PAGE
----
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October 12, 2009

Andy Roddick


THE MODERATOR: Questions, please.

Q. Do you find this a rather difficult time of the year in that the results -- you've made great results this time of year, either when it was Madrid or Bercy.

Q. Is it, with no Grand Slam on the horizon, does that make it difficult?
ANDY RODDICK: I think so. I'm not sure, you know. Maybe that's it, but I think we've been saying for a long time it's tough to compete 11 months a year, and this is going on my 10th year now, and, you know, we've tried to make our voice heard for a long time. We end up finishing a little bit later now.
So I don't think it's coincidental that you see, you know, Murray and Roger a little bit hurt now or Rafa missing four months in the middle of the year, maybe some odd results from Del Potro and myself last week. You know, I don't think that's all of one big coincidence, and I think -- you know, I just hope that the short-sightedness doesn't affect the length of careers, you know. I think in tennis you definitely want your stars around as long as possible.
You know, Andre was able to manipulate his schedule to what he needed to do, you know, the last five or six years of his career, so as opposed to it being a particular tournament or month of the year, I think it goes a little bit deeper than that.

Q. When you look at the women's schedule, do you think that they're getting things right now?

Q. And you'd like to see the men do the same?
ANDY RODDICK: Yes, I would, yes. I think it's ridiculous to think that you have a professional sport that doesn't have a legitimate off-season to rest, get healthy, and then train.
I mean, we have to -- we're finished, what is it, November 30, and have to be pretty much Grand Slam ready by January 4th year after year after year after year. And, you know, the people who are playing the most, they get added two weeks at the end of the year the people that have been playing the most.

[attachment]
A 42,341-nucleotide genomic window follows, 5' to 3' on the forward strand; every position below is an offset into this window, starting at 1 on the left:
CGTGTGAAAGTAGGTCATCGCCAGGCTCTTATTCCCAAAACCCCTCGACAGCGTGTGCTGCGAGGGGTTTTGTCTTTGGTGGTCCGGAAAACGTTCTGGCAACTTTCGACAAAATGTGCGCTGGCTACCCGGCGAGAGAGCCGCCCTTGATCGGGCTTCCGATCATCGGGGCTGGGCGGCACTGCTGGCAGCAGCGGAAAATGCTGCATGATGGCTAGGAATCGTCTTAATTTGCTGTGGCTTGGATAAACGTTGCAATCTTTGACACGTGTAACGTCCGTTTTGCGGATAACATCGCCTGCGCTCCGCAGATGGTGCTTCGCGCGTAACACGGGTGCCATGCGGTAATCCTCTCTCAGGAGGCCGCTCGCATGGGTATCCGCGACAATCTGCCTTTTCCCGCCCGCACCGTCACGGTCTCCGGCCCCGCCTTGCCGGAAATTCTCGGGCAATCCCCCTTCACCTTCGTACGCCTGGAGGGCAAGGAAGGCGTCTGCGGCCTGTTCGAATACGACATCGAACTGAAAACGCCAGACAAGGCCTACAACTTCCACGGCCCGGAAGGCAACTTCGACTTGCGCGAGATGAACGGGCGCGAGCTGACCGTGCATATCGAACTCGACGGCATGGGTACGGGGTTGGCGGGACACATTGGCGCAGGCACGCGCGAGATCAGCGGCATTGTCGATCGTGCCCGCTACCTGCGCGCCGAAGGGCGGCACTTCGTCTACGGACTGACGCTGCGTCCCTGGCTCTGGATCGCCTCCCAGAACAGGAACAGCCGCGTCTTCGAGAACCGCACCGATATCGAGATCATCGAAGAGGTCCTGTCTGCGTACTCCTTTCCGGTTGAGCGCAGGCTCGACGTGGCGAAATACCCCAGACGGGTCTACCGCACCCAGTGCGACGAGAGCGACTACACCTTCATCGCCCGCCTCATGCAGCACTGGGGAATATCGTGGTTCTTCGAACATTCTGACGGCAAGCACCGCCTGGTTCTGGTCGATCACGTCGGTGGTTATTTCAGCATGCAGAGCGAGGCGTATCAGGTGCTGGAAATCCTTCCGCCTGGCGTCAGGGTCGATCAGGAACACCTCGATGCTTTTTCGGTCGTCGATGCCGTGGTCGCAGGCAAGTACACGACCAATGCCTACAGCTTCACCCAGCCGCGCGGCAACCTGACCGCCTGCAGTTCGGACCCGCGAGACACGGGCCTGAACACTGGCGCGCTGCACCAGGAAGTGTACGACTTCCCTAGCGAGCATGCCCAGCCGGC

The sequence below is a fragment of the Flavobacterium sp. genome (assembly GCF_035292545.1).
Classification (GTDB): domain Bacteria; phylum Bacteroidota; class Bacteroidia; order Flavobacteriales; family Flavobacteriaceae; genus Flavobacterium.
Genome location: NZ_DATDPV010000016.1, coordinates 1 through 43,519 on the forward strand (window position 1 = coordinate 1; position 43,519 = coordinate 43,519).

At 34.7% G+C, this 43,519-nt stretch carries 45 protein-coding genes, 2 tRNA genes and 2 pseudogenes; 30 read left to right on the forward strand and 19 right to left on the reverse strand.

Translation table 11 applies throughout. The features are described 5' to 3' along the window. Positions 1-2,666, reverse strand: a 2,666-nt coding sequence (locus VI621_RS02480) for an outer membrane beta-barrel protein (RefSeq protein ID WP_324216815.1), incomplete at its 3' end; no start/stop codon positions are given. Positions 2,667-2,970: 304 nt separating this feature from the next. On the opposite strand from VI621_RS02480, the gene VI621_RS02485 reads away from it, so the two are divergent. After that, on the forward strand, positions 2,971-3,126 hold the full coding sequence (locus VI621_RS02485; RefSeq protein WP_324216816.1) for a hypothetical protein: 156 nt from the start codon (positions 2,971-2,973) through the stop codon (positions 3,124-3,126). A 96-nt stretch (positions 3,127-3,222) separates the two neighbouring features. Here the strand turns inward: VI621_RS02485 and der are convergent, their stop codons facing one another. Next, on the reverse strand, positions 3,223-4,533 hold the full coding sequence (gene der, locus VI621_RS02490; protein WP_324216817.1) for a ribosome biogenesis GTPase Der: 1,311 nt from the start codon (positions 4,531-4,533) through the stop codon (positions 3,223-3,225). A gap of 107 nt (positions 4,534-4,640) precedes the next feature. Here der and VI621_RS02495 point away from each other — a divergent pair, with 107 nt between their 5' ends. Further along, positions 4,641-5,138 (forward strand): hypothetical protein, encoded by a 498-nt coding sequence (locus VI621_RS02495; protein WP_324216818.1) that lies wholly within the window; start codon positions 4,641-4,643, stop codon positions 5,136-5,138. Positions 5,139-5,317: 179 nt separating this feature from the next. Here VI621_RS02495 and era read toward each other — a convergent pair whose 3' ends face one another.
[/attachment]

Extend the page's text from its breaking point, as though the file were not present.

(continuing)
I just feel that sooner or later that common sense has to prevail, and, you know, there's only so much we can do. To be honest, you all are our biggest allies in this battle, so I think at a certain point -- we've been pretty vocal, but I'm not sure what can be done. You know, if, you know, you pull out of tournaments, it hurts the tournament, it hurts tennis, and we end up getting the blame for it. So it's kind of, you know, a Catch-22, I think.

Q. Is it only about a longer off-season, or is it also about maybe some periodic times off during the calendar, whatever the length of that is?
ANDY RODDICK: I think an off-season would be ideal, but at this point anything is an improvement. You know, I think -- you know, you see some people where, you know, they have to tell you -- you're looking at Roger and Andy. At a certain point they have to be able to get a month somewhere to be recuperate, get themselves ready, and you have to be able to at least pick and choose your spots a little bit better. There has to be some flexibility.
We've been talking about this forever, and now we get slapped with mandatory tournaments, not only the Slams and the 8, but now -- it goes so on and so forth. So we don't really have a whole lot of choices, you know, in the matter, which I think -- I don't know if it's the right way to go about it.
I think you want your players around and you want to see the highest level out of them for as long as possible. And I don't know if this is the best way for that.

Q. In a sense, you're kind of the veteran of the tour now in terms of top 10 players.

Q. I mean, do you sense that for the younger ones coming through there is this same thought process going on, that we need to look at this once again very, very seriously indeed and get it sorted out?
ANDY RODDICK: I'm not sure, but they always have the option to play if they feel like they need to. You know, the guys that are 21, 22, 23 can play as much as they want. We don't have the option to space out our schedules at all. Do you see what I'm saying?
So, you know, it's a little -- you know, I'm not talking about three months here. I'm talking about another two weeks, you know. I'm not talking -- I'm not looking for an off-season like, you know, the other sports where it's three, four months. I don't think that works in tennis, especially where you have different parts of the world that want to see it.